Tiny snails that nearly went extinct are now back, the mysterious massive explosion in our galaxy, and a native rodent learns to hunt cane toads!
Another Tabby’s Star theory, why we still believe the myth of menstrual synchrony, and artificial intelligence studying science papers.
The Ig Nobel Prizes honour achievements that first make us laugh, then make us think. We take a look at this year’s winners: from the benefits of pizza to the temperature of French postal packages!
T-Rex kept a cool head, first AI developed human vaccine, and painstakingly mapping a mouse brain.
Did junk food cause blindness? Is climate change making spiders more aggressive? What’s filling a Hawaiian volcano crater? And could glowing life be easier to find?
Important but tiny and overlooked fish, rapidly spinning black holes, ancient human migration, and the benefits of not staring at your phone.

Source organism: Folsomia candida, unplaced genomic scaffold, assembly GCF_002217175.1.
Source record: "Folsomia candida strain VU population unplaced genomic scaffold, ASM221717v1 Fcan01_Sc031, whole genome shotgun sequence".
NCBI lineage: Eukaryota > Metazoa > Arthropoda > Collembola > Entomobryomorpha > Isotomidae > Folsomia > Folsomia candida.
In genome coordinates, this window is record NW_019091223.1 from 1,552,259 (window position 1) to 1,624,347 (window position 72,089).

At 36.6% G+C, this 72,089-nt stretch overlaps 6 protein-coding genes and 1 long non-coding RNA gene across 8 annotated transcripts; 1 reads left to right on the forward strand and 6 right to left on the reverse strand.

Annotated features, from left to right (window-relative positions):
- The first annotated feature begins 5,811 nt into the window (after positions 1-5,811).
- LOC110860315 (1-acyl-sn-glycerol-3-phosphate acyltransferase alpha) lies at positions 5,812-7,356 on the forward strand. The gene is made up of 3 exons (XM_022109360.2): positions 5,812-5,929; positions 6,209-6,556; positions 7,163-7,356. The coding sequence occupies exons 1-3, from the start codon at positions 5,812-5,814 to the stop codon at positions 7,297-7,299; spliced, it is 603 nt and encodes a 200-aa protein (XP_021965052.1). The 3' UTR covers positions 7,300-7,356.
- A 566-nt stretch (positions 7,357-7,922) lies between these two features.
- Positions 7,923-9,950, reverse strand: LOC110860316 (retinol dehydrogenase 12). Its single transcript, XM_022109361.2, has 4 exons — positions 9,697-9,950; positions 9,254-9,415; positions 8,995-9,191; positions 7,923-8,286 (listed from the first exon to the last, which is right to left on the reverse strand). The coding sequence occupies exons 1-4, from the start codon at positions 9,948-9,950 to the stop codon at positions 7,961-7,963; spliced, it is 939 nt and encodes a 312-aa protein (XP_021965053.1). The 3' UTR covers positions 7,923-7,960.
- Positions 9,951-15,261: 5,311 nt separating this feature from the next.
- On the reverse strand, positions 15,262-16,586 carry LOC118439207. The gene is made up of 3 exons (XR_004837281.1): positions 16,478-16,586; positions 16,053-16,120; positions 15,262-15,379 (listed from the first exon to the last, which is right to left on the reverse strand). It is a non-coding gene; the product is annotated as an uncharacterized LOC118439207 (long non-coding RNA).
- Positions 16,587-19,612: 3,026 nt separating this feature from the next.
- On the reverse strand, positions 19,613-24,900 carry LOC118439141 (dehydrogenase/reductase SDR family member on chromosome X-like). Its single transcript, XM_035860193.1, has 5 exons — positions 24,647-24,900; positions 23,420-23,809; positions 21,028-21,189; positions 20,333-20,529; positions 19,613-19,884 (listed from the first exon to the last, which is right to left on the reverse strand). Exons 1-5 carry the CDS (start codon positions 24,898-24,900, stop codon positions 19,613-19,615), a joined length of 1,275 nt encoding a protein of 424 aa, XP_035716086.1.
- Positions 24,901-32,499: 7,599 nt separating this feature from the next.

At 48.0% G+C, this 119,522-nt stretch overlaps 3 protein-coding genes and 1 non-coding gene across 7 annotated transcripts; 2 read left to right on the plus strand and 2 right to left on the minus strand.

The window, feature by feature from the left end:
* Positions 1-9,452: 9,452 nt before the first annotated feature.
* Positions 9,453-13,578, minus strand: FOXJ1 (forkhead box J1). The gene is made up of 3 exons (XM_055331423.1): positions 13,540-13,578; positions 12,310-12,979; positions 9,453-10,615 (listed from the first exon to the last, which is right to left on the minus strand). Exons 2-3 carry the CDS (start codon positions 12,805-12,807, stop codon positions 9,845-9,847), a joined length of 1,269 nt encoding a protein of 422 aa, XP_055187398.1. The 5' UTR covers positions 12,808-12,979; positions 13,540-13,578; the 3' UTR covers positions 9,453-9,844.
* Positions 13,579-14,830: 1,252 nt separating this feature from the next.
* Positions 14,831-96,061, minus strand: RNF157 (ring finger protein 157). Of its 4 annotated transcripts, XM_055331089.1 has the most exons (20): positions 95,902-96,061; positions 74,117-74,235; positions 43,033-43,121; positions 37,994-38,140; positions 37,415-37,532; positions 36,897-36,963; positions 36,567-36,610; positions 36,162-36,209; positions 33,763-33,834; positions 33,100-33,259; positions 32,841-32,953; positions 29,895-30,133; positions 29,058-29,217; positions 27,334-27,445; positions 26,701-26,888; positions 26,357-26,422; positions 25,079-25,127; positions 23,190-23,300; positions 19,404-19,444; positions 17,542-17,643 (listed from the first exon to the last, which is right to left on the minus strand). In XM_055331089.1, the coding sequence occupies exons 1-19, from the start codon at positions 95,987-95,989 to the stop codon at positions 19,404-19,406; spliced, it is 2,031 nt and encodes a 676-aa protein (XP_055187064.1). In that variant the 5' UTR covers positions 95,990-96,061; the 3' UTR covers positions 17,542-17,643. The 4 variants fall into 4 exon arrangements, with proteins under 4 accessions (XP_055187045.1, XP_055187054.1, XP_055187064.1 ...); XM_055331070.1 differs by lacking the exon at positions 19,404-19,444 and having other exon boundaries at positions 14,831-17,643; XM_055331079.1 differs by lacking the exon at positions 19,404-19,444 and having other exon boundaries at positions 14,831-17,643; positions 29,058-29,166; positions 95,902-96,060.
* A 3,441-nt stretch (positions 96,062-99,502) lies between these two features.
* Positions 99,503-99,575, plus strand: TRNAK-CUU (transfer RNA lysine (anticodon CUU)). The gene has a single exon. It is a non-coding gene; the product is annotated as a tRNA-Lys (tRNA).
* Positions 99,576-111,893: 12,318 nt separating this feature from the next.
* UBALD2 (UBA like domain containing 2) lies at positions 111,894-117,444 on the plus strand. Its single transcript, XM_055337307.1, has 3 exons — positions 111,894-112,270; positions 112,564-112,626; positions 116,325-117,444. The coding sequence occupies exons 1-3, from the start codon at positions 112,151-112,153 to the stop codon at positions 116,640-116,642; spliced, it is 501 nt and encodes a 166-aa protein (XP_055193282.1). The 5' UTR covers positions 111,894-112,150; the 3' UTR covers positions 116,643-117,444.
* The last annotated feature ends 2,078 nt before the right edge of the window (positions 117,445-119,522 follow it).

How zebrafish helped treat a genetic disease, a common cold virus could treat bladder cancer, the origins of a fast radio burst, and the creepy crawlies we find fearful and disgusting.
Those puppy-dog eyes evolved specially for you, the widely accepted theory of supermassive black hole formation could be wrong, and you’re not growing horns because of your phone.
An ancient grape variety still used to make wine, an unexplained large mass found in the moon, and faster, improved PET scanners.
Did a supernova cause human ancestors to walk upright? Is it right to use Nazi illustrations for surgery? And could a fungus produce spider-venom that wipes out mosquitoes?